World - Sea Rays Could Help Map Ocean Floor
Researchers in Japan have completed a feasibility study indicating that electric rays and stingrays, equipped with pingers, will be able to map the seabed through natural exploration.
The ocean is a big place full of natural resources including fossil fuels, minerals and fish. But many of these resources are on the ocean floor in places experts are yet to find. Ocean exploration is therefore necessary, and currently, automated vehicles, sonar and satellites are all used with varying advantages and disadvantages. However, scientists at the RIKEN Center for Biosystems Dynamics Research (BDR), led by Yo Tanaka, are developing a different system that relies on the natural swimming behaviour of electric rays and stingrays.
“Electric rays and stingrays are benthic animals, meaning that they spend most of their time swimming around the ocean floor in deep places,” Tanaka explained. “By combining simple pinger technology and digital cameras with this natural behaviour, we think we can use rays to map the ocean floor, and at the same time collect meaningful data about ocean wildlife, biota and resources.” Additionally, this method could be much more cost-effective as Tanaka and his team have already shown that electric rays can use their own electricity to power the small pingers.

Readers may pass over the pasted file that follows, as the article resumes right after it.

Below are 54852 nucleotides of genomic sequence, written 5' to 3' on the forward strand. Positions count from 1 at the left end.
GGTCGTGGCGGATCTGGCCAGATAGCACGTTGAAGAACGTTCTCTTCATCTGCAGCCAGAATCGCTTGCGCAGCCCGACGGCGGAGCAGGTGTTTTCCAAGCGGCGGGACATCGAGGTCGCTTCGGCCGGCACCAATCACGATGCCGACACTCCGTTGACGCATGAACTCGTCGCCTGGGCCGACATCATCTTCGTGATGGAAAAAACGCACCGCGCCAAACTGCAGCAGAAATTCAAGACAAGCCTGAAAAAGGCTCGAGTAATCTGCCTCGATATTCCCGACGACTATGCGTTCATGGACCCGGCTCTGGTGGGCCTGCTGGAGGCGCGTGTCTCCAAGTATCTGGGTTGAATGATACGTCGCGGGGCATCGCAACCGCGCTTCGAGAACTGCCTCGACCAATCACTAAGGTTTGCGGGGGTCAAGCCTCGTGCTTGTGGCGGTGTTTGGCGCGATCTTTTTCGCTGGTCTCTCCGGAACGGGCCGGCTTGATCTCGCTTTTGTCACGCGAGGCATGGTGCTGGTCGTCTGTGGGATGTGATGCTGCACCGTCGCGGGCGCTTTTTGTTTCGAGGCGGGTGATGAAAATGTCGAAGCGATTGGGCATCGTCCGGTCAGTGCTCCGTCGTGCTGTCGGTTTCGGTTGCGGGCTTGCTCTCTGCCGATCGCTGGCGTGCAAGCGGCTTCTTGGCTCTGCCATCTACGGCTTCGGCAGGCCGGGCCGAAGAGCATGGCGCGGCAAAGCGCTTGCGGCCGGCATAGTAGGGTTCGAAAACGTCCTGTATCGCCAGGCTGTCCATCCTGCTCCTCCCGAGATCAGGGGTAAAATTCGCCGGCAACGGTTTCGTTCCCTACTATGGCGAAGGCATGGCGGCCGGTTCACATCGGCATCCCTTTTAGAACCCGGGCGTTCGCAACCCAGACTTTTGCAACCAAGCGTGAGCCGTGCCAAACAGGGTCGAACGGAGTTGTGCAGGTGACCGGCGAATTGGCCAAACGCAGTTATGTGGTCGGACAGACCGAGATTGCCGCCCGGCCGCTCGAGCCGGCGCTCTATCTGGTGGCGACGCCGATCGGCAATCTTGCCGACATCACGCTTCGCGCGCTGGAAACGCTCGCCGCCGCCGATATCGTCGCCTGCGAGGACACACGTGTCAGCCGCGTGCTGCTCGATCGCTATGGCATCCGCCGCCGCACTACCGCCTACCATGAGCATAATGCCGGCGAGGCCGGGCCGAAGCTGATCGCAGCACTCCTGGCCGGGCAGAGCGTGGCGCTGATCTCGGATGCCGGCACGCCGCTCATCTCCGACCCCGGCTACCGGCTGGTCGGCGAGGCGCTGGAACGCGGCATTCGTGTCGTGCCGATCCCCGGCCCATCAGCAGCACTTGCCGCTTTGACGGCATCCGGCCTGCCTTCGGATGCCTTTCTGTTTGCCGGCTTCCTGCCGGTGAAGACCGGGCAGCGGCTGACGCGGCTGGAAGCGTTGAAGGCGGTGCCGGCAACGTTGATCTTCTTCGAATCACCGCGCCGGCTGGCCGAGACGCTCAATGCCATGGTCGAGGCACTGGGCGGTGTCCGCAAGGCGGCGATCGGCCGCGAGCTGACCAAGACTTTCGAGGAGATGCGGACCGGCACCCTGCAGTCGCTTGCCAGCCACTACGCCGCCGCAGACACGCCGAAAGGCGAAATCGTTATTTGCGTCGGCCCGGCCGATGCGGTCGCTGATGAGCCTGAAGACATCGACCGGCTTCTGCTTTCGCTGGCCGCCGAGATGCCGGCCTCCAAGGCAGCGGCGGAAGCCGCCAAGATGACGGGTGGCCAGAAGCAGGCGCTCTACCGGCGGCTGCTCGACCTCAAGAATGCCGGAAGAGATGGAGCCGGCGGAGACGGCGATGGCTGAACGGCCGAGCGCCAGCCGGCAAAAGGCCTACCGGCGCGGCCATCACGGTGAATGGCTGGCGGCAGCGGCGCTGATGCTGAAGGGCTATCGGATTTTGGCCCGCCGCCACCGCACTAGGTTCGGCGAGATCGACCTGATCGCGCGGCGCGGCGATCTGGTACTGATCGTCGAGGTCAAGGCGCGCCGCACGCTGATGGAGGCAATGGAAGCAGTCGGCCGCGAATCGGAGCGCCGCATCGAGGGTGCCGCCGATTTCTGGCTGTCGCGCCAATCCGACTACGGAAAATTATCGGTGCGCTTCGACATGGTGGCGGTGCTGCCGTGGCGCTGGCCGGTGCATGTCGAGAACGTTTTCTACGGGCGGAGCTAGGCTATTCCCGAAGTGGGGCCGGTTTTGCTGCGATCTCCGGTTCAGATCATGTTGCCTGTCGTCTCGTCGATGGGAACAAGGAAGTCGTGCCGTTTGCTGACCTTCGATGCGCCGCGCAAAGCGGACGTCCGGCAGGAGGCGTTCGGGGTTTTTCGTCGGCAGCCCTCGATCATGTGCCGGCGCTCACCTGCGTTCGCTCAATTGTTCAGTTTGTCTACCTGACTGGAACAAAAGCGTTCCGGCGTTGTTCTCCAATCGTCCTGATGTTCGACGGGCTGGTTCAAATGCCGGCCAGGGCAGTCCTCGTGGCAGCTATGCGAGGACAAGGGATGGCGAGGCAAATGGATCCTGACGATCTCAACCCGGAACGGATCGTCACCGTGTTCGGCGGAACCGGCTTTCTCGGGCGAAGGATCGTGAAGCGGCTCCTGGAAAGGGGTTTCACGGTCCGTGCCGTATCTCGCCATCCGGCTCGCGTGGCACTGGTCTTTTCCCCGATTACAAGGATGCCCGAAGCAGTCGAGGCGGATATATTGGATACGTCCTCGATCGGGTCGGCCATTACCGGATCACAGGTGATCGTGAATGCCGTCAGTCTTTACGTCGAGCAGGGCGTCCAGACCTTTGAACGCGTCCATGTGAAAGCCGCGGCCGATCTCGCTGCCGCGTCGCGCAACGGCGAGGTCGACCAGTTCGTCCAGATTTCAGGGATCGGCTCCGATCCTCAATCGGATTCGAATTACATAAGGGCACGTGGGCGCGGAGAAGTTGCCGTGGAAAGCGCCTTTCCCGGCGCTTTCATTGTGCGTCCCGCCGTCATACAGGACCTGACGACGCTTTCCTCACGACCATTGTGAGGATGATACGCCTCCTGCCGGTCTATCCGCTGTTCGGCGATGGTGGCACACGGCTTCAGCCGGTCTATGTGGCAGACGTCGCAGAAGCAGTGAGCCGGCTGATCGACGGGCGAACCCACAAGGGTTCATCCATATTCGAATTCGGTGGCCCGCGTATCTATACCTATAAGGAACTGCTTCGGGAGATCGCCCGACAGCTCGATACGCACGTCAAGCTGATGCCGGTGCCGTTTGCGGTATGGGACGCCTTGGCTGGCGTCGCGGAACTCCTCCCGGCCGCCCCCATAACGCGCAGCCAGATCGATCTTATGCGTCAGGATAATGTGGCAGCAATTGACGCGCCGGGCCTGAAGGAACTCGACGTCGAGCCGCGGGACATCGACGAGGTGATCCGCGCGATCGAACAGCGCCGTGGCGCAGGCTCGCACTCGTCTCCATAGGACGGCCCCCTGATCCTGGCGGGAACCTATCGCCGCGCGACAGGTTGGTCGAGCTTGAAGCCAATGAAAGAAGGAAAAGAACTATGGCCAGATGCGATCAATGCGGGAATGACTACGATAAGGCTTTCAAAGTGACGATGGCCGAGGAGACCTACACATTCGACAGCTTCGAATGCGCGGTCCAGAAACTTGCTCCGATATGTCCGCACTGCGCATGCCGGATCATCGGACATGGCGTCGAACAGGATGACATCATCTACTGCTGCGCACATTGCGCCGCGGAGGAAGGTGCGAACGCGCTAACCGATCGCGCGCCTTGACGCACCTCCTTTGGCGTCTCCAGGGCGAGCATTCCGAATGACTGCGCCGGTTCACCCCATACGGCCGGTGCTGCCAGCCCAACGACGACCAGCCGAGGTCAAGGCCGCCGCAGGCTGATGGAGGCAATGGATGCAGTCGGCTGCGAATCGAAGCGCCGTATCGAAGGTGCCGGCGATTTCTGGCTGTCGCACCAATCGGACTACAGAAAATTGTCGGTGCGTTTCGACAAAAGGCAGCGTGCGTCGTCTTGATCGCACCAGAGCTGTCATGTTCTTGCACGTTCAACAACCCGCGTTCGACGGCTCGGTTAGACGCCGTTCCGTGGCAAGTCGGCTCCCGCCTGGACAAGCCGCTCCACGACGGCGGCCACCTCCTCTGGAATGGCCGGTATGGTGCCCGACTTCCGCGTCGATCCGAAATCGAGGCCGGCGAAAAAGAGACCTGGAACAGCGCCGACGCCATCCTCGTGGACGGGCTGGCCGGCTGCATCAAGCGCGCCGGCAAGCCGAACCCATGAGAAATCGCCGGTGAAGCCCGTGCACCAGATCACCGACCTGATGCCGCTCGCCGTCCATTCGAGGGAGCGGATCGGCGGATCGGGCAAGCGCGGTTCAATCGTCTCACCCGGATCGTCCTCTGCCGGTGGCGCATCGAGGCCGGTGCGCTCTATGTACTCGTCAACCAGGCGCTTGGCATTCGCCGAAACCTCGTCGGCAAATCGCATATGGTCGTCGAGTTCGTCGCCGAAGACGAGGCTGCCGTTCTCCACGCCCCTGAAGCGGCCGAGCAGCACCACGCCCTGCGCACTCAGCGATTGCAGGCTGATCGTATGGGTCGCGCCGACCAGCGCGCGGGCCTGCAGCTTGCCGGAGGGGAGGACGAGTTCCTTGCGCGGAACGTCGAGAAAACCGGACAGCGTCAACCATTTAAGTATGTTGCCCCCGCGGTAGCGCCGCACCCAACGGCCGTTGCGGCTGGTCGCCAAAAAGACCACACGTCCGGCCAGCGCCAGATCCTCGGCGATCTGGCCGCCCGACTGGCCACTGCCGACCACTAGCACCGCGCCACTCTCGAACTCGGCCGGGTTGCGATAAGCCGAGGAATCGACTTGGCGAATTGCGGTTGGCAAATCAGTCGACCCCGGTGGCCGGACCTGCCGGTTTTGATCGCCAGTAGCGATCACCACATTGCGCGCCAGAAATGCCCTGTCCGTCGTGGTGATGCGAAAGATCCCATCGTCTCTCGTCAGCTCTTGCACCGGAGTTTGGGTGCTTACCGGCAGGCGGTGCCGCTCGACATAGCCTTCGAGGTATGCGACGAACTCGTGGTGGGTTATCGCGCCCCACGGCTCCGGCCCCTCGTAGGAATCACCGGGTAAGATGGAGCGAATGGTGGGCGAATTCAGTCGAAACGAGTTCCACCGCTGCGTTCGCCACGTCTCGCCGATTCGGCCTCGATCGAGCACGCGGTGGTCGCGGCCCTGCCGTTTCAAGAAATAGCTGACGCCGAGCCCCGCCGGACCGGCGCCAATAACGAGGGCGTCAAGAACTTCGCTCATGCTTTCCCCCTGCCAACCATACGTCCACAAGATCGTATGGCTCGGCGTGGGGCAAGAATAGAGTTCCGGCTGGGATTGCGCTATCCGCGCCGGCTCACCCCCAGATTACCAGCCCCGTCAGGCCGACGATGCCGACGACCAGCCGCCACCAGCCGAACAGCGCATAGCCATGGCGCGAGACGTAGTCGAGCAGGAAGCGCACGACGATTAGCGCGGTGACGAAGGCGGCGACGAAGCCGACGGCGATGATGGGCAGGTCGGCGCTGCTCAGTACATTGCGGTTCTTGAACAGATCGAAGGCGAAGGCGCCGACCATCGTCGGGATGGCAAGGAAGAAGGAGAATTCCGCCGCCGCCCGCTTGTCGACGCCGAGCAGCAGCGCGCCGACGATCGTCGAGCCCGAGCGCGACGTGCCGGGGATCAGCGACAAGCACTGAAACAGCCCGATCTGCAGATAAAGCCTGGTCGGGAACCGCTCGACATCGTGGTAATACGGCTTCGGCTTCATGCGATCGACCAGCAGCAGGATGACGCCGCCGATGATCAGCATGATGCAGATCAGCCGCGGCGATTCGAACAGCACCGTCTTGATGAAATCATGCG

A pinger is a device that emits an ultrasonic sound, and when this sound is picked up by several receivers, the position of the receivers and the time at which the sound is detected can be used to calculate the position of the pinger. By placing cameras on rays and linking the timing of the recorded video to the timing and locations determined by the pingers, the researchers believe they can create accurate maps of the ocean floor.